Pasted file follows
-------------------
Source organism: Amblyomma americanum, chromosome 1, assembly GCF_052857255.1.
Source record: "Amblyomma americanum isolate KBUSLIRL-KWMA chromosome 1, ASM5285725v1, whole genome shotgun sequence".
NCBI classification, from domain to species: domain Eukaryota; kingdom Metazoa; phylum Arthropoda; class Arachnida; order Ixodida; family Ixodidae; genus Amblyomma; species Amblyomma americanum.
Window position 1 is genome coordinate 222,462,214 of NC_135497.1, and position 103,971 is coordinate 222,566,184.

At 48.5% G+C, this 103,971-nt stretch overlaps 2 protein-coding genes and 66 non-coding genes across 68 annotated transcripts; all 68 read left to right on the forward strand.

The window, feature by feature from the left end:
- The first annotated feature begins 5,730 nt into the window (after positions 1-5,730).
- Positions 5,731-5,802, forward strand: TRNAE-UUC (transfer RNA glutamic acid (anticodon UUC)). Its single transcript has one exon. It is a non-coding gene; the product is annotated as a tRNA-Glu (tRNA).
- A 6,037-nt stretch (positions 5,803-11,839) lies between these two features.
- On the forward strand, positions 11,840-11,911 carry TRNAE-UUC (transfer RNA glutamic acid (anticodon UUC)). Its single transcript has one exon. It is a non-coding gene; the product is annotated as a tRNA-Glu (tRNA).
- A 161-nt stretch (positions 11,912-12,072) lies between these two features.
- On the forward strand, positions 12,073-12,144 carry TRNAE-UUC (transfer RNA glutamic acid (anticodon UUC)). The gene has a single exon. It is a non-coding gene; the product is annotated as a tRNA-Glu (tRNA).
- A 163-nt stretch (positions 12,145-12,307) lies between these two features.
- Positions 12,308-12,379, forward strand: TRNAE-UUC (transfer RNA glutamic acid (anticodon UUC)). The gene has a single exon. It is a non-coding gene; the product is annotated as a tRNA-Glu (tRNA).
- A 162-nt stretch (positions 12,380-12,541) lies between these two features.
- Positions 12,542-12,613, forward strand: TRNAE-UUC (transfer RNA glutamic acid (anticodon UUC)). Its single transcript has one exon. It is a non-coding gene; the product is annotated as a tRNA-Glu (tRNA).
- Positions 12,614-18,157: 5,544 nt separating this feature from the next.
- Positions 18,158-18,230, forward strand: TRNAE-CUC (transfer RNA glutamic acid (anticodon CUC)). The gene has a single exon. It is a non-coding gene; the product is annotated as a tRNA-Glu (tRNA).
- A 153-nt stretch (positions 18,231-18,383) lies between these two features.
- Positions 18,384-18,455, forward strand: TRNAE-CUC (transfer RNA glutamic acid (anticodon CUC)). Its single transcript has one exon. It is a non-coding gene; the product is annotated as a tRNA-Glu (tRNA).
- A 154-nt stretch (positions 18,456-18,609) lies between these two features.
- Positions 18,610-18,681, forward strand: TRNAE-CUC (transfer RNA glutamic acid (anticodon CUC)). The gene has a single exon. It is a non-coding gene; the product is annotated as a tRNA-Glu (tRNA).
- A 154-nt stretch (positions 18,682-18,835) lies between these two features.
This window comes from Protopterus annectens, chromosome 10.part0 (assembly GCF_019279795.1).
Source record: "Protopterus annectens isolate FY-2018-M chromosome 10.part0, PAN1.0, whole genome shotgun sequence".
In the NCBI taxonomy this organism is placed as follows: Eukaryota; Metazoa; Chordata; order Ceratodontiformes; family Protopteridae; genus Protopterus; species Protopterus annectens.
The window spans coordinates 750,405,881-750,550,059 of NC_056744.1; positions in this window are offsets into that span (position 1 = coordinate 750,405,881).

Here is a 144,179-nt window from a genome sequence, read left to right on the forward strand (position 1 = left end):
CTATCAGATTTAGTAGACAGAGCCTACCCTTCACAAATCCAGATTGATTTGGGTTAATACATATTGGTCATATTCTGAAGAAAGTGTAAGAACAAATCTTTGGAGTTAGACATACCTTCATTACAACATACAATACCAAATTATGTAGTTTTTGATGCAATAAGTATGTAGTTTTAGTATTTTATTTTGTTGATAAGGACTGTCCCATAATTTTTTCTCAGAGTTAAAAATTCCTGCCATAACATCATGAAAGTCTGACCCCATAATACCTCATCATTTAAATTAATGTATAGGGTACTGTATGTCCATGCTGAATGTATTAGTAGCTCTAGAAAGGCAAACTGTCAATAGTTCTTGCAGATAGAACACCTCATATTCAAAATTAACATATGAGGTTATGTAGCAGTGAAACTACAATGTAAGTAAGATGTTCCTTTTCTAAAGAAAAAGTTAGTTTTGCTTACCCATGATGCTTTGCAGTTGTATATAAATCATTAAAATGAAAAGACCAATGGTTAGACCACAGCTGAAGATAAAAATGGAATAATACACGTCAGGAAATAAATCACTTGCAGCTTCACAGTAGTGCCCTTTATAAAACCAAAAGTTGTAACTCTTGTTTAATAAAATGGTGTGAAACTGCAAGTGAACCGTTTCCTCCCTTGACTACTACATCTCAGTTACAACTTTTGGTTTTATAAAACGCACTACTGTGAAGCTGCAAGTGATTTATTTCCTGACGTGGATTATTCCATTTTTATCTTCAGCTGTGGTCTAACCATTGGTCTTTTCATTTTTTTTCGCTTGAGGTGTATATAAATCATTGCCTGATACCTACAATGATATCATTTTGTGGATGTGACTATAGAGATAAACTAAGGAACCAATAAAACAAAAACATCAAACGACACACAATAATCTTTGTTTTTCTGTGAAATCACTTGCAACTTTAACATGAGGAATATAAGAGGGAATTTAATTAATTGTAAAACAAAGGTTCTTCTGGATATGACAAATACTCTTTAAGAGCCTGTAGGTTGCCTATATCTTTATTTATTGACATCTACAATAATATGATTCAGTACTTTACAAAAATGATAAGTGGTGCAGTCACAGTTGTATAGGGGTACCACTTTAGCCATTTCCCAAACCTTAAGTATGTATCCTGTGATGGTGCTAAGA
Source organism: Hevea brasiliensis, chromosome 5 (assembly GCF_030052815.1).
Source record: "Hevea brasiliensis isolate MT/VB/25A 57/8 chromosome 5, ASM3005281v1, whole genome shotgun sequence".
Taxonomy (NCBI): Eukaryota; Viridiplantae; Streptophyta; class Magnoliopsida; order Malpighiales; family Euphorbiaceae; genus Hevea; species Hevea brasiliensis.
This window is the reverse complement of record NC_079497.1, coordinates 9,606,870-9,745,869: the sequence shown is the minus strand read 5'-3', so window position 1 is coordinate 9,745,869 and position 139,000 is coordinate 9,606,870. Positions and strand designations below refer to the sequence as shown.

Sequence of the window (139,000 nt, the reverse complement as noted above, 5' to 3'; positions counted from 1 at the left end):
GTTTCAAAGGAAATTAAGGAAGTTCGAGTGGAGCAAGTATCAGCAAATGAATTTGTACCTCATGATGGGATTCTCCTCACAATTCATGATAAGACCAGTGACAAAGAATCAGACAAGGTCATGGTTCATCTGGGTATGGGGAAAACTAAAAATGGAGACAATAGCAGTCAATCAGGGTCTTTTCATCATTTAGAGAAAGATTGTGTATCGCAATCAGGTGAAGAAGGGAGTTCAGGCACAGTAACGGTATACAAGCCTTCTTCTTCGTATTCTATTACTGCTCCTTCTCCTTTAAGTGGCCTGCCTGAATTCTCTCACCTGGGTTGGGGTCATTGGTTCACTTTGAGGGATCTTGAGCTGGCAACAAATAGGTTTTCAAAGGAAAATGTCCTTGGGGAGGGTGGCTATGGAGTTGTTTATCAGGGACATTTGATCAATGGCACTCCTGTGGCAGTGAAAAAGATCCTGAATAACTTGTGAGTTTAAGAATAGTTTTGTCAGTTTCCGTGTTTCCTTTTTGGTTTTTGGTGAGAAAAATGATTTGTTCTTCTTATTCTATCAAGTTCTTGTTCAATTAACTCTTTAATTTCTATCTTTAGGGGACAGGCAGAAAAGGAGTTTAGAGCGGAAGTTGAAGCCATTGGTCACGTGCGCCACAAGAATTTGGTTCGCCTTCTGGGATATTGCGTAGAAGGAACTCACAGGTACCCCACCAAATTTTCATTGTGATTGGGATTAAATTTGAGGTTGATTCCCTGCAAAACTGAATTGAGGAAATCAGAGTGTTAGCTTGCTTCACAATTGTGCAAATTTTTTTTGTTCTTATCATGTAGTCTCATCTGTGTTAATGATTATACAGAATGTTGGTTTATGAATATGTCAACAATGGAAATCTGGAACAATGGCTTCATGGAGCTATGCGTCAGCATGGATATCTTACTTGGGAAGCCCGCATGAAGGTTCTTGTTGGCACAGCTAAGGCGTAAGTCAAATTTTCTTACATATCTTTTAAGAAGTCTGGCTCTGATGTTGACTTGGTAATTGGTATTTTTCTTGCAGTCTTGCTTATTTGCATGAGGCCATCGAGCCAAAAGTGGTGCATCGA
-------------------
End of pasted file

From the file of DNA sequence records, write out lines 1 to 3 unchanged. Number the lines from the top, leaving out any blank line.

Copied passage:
Source organism: Amblyomma americanum, chromosome 1, assembly GCF_052857255.1.
Source record: "Amblyomma americanum isolate KBUSLIRL-KWMA chromosome 1, ASM5285725v1, whole genome shotgun sequence".
NCBI classification, from domain to species: domain Eukaryota; kingdom Metazoa; phylum Arthropoda; class Arachnida; order Ixodida; family Ixodidae; genus Amblyomma; species Amblyomma americanum.